Your strategic plan needs a refresh. Even if you finished it as recently as Q1. None of us were planning on a pandemic, economic crisis, and unrest due to racial inequities, let alone for them to happen at the same time. So, as soon as you can, I recommend that you get out your current plan and work through these steps to make sure that you’re well-positioned for the coming months, not years. This is a time when I suggest a more short-term view, but only for your refresh. Remember that the essence of strategy is to provide you with a road map on how you will achieve success as defined by your mission and vision.
Step One: Reconnect with your vision and where your organization is going. For this review, set aside think time, then ask yourself some tough questions.
· According to Tom Luce, chairman of Texas 2036, and notable leader and supporter of nonprofits, pandemics represent ‘creative destruction’. What destruction, if any, have you experienced? And what is the impact of it?
· Have the current challenges substantially changed your direction and/or ability to near your vision over the next 10 years?
Step Two: Conduct a current SWOT Analysis
· Considering the recent crises, it’s important to look at your core competencies through the lens of current Strengths, Weaknesses, Opportunities and Threats as in all likelihood some of them have changed, and perhaps quite dramatically.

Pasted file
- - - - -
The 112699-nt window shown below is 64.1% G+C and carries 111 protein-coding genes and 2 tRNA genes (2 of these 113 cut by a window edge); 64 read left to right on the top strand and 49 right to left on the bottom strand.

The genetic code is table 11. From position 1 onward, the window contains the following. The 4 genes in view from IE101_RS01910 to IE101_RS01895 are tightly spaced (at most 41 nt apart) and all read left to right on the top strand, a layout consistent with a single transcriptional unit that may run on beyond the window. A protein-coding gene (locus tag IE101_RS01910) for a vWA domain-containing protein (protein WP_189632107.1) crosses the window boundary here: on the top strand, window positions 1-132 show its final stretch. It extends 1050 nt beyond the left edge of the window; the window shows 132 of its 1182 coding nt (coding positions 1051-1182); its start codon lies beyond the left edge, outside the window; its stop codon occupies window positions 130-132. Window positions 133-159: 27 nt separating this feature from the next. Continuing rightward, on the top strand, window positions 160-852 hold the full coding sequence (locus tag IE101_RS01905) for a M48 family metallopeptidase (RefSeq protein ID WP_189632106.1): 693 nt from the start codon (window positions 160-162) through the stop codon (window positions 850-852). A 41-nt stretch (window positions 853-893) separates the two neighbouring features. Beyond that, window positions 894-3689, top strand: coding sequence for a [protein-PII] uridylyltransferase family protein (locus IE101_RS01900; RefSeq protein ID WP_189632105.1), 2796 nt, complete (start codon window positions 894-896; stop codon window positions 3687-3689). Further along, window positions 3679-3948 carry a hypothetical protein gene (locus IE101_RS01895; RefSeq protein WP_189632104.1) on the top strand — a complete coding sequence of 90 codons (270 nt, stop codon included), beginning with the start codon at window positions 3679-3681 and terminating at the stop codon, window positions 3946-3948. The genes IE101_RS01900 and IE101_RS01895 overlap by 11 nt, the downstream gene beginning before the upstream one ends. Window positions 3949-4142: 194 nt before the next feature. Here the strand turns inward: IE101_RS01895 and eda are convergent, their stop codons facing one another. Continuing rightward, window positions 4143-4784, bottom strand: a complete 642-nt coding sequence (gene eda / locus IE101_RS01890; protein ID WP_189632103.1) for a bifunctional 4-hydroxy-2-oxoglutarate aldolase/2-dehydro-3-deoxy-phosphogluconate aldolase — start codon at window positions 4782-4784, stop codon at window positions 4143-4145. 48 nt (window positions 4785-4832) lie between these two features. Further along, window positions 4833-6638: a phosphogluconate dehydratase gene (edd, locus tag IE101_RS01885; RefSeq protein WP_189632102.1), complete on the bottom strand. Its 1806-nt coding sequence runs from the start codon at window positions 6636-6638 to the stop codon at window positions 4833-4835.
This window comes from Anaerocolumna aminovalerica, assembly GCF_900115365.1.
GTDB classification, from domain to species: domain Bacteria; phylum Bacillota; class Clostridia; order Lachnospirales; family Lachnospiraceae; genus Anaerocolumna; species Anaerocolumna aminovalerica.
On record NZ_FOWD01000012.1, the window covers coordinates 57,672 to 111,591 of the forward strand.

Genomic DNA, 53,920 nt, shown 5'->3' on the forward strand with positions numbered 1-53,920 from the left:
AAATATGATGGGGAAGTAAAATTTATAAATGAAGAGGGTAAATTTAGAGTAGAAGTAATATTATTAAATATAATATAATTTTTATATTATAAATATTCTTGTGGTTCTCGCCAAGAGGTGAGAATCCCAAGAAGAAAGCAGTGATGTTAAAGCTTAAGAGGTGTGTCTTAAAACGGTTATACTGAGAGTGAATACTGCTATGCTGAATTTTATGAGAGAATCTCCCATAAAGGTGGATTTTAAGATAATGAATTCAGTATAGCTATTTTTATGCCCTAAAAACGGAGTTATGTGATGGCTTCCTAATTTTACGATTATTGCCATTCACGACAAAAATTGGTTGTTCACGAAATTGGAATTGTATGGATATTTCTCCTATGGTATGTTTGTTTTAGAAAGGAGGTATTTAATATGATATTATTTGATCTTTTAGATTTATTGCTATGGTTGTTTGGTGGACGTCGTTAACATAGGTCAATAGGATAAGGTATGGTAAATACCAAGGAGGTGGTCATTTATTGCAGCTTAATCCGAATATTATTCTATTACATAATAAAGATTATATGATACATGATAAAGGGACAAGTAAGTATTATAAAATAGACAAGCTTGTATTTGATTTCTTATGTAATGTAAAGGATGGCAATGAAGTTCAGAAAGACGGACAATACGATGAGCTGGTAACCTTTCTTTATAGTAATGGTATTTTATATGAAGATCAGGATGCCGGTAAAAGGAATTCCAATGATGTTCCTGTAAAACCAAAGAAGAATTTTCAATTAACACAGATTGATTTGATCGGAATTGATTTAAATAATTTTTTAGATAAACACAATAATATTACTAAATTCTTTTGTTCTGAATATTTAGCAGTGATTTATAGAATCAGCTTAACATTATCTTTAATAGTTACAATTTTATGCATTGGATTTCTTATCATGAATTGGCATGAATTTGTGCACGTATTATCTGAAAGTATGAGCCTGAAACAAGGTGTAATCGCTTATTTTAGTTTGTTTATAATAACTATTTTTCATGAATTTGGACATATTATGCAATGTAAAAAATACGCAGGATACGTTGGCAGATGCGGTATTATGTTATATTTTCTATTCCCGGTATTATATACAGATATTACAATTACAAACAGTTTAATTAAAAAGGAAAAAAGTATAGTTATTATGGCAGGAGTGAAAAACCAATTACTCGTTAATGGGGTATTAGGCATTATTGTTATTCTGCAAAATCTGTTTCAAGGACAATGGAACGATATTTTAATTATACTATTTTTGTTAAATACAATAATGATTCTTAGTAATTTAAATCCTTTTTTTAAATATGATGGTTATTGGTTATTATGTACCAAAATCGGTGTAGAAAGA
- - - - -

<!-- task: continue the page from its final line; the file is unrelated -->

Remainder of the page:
What changes need to be made?
How is your money holding up and where are your current vulnerabilities? What expenses can be delayed or reduced? What new fundraising activities should be tried? Do you have access to endowment or restricted funds, and under what circumstances can you tap them?
How is your team? Their mental, physical, emotional, and spiritual health? This is a time to really look at each person holistically to determine their needs and where you can offer support. What are you doing/planning to maintain team connections while people are likely working from home?
-What is yours to do in healing your community, above and beyond, or different from what you’ve done in the past?
-How well are you responding to the needs that Americans are now expressing? Review this new report from Just Capital and the Harris Poll on “What Americans Want” to help you see where there may be gaps within your organization.
Step Three: Review the outcomes of the above analyses and develop a list of priorities, using Eisenhower’s Urgent-Important Matrix, popularized by Stephen Covey in his book, “7 Habits of Highly Effective People”.
For purposes of this activity, URGENT means “a task that requires immediate attention, often a reaction”. IMPORTANT means “a task that contributes to the achievement of your mission, values and goals”. Many experts, including Stephen Covey suggest that most of our time should be spent in Quadrant 2 – Not Urgent, Important.
By following these simple Three Steps, you will have a Strategic Plan that supports you during these turbulent times.